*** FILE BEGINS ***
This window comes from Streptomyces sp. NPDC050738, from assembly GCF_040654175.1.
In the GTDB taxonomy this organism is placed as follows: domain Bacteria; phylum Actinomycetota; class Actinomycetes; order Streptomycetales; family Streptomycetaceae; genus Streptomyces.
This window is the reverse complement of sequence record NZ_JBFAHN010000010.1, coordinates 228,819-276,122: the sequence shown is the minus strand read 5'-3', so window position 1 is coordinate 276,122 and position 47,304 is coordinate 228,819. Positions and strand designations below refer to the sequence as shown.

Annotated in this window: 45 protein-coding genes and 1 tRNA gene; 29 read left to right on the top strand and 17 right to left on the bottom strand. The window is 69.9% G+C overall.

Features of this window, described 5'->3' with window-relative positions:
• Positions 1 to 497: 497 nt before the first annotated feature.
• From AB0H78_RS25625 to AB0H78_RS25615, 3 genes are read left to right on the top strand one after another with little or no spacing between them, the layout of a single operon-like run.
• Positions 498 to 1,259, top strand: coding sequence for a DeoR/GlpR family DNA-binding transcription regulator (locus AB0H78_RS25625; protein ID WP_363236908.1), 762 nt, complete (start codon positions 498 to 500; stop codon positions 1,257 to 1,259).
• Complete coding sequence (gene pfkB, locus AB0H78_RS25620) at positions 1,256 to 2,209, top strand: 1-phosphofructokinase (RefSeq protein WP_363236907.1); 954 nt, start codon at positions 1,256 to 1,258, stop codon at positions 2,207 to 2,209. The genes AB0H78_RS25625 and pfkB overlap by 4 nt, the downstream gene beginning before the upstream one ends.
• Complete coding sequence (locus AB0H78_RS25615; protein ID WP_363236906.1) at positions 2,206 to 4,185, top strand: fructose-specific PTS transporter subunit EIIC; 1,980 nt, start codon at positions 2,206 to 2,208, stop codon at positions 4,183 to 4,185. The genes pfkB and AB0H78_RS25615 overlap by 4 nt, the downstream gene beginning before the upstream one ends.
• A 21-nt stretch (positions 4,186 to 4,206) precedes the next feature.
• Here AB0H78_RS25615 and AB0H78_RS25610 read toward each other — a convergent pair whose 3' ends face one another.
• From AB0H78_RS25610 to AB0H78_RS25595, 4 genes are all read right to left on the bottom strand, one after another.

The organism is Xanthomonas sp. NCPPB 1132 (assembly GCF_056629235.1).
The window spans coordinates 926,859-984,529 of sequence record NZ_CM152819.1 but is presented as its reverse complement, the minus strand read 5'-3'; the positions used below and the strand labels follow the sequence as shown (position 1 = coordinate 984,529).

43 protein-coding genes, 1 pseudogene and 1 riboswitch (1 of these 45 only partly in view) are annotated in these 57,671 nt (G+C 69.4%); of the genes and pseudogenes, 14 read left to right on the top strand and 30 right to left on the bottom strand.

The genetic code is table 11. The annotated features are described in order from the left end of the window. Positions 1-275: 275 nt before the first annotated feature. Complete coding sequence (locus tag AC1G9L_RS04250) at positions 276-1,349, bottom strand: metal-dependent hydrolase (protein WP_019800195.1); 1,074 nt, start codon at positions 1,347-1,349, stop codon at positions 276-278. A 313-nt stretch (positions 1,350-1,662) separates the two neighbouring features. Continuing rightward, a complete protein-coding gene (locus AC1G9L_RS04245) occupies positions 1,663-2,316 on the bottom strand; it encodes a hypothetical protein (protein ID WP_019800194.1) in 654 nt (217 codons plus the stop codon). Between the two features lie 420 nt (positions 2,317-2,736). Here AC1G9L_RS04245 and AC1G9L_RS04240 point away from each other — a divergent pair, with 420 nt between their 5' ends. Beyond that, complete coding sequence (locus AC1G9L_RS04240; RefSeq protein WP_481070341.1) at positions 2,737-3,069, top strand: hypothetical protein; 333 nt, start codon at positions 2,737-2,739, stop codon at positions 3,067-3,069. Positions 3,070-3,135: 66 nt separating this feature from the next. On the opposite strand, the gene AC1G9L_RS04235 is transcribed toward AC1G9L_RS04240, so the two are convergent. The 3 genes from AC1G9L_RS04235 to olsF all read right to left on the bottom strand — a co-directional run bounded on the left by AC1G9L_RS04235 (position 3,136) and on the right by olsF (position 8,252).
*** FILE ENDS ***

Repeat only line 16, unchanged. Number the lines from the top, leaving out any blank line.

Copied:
43 protein-coding genes, 1 pseudogene and 1 riboswitch (1 of these 45 only partly in view) are annotated in these 57,671 nt (G+C 69.4%); of the genes and pseudogenes, 14 read left to right on the top strand and 30 right to left on the bottom strand.